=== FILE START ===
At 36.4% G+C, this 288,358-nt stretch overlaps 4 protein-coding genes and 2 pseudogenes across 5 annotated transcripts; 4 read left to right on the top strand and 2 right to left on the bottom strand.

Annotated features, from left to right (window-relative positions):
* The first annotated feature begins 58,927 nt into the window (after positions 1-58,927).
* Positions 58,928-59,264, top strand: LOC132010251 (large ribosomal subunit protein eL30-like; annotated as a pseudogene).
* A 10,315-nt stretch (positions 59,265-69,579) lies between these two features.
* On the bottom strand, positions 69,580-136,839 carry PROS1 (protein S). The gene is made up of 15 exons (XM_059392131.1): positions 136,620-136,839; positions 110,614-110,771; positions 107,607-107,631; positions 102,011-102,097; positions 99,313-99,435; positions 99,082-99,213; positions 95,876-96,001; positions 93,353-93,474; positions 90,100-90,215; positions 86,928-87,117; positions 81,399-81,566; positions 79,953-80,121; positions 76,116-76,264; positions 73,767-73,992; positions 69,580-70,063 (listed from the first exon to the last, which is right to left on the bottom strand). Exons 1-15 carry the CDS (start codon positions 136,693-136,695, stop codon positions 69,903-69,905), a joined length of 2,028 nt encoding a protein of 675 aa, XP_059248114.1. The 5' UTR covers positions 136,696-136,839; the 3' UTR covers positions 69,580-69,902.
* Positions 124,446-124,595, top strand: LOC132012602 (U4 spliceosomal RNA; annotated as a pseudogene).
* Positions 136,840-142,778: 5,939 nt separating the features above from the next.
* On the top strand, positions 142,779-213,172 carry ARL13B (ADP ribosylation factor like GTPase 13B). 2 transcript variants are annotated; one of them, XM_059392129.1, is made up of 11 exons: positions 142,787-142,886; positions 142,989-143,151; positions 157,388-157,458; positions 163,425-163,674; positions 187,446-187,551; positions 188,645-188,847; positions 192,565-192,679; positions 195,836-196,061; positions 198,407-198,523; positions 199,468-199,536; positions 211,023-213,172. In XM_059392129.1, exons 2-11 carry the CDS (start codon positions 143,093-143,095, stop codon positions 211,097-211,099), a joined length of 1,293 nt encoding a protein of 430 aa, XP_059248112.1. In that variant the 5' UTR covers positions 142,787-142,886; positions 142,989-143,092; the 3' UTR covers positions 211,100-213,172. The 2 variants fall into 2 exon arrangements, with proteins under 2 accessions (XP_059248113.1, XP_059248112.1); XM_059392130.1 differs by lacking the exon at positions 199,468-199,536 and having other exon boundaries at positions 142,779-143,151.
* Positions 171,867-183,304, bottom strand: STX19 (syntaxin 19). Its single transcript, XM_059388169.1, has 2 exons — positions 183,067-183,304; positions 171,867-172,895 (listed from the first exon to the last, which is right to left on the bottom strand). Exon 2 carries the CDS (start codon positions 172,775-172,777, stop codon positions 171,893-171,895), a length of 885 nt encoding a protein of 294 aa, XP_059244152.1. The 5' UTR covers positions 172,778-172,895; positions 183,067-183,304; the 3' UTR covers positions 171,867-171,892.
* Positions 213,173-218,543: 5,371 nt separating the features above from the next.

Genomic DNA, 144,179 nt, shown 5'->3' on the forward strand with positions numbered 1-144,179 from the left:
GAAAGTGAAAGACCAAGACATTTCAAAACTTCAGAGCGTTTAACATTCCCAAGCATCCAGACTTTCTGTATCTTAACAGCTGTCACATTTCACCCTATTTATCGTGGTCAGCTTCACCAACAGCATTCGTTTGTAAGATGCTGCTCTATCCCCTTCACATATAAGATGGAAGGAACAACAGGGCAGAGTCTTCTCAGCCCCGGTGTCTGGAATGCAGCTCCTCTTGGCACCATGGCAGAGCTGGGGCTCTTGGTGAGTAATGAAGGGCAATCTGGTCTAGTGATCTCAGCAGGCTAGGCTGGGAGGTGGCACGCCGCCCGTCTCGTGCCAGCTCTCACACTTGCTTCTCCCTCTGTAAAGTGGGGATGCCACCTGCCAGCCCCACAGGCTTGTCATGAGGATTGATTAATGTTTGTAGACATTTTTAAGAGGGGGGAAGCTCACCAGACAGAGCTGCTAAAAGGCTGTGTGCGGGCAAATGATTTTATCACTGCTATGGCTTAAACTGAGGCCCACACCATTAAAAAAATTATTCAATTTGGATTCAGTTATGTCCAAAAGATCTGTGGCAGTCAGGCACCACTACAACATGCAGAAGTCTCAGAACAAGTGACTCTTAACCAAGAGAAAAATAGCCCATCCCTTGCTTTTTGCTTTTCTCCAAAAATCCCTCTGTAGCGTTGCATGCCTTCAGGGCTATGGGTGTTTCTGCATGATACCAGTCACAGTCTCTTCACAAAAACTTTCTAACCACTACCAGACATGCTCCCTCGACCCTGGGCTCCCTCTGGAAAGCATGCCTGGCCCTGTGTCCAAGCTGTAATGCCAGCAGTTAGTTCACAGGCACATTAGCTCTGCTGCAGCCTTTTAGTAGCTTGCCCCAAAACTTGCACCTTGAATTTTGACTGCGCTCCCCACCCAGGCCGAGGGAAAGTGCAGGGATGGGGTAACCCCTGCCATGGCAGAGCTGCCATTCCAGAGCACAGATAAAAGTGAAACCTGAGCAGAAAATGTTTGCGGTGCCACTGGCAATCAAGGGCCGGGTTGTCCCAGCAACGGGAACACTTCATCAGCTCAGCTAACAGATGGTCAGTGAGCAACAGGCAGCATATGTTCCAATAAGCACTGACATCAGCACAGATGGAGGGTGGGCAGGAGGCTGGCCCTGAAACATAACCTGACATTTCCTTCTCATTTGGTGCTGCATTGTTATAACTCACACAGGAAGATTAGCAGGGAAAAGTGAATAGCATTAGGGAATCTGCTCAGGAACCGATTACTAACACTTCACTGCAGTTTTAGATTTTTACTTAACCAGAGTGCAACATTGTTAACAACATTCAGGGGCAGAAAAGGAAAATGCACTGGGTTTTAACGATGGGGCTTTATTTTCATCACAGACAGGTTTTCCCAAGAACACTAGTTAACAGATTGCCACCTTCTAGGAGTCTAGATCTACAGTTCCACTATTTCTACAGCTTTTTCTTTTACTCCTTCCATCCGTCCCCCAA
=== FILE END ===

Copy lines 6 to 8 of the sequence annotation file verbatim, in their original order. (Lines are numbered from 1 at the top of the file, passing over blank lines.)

* On the bottom strand, positions 69,580-136,839 carry PROS1 (protein S). The gene is made up of 15 exons (XM_059392131.1): positions 136,620-136,839; positions 110,614-110,771; positions 107,607-107,631; positions 102,011-102,097; positions 99,313-99,435; positions 99,082-99,213; positions 95,876-96,001; positions 93,353-93,474; positions 90,100-90,215; positions 86,928-87,117; positions 81,399-81,566; positions 79,953-80,121; positions 76,116-76,264; positions 73,767-73,992; positions 69,580-70,063 (listed from the first exon to the last, which is right to left on the bottom strand). Exons 1-15 carry the CDS (start codon positions 136,693-136,695, stop codon positions 69,903-69,905), a joined length of 2,028 nt encoding a protein of 675 aa, XP_059248114.1. The 5' UTR covers positions 136,696-136,839; the 3' UTR covers positions 69,580-69,902.
* Positions 124,446-124,595, top strand: LOC132012602 (U4 spliceosomal RNA; annotated as a pseudogene).
* Positions 136,840-142,778: 5,939 nt separating the features above from the next.